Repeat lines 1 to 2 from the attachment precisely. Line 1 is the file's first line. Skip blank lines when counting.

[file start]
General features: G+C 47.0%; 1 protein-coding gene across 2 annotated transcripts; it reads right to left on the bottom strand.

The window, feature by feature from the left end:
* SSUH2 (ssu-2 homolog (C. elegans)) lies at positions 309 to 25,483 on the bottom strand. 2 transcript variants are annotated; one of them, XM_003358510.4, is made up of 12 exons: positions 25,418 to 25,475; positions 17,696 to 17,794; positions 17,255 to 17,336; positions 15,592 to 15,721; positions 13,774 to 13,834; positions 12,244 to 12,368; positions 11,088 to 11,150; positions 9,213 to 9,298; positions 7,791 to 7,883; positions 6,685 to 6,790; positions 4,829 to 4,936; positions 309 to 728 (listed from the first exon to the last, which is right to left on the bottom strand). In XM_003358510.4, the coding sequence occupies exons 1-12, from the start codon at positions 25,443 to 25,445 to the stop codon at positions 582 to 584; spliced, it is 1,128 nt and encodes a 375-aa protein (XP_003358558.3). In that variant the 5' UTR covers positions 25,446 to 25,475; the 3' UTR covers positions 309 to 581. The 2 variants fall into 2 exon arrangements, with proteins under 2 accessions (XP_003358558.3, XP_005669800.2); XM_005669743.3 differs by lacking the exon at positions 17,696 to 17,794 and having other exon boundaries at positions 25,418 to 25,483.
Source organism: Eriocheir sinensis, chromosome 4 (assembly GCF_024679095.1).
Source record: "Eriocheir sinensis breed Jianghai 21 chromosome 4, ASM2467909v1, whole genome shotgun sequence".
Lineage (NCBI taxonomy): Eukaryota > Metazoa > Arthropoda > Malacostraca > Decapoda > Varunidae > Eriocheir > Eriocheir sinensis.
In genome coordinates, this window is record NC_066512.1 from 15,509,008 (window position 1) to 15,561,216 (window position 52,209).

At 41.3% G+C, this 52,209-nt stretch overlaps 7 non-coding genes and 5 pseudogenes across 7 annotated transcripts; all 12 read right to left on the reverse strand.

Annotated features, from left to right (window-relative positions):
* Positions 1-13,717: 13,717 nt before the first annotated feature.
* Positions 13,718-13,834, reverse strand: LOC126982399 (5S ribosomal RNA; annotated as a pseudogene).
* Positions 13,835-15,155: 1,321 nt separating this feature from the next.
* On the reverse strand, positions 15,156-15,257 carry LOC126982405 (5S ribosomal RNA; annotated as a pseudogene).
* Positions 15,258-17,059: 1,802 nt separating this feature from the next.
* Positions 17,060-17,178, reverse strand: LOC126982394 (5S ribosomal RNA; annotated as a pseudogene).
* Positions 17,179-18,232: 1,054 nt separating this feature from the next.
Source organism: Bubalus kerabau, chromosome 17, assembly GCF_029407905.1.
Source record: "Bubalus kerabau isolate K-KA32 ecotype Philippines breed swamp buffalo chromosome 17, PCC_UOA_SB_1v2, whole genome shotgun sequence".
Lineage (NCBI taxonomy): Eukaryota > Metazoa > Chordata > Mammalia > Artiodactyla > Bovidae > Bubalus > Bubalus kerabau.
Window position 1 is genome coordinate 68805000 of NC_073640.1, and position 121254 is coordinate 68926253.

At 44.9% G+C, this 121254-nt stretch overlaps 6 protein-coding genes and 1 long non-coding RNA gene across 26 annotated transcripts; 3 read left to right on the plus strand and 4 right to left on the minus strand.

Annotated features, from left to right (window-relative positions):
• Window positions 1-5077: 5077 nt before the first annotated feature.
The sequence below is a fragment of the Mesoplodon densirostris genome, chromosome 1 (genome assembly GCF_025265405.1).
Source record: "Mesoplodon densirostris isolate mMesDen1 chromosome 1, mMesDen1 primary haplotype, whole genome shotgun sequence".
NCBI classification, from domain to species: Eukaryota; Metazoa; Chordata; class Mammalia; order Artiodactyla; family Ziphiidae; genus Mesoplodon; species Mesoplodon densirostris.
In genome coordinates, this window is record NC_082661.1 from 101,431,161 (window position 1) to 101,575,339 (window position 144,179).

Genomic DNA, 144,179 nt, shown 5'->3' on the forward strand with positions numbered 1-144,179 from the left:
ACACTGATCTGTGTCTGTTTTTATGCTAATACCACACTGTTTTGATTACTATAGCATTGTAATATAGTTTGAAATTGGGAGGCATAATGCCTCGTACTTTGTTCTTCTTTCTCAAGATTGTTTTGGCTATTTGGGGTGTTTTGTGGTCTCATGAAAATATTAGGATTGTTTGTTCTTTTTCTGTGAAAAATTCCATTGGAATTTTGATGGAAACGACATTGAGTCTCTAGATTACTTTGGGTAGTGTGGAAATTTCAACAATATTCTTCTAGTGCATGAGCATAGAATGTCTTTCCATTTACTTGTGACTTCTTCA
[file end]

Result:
General features: G+C 47.0%; 1 protein-coding gene across 2 annotated transcripts; it reads right to left on the bottom strand.

The window, feature by feature from the left end: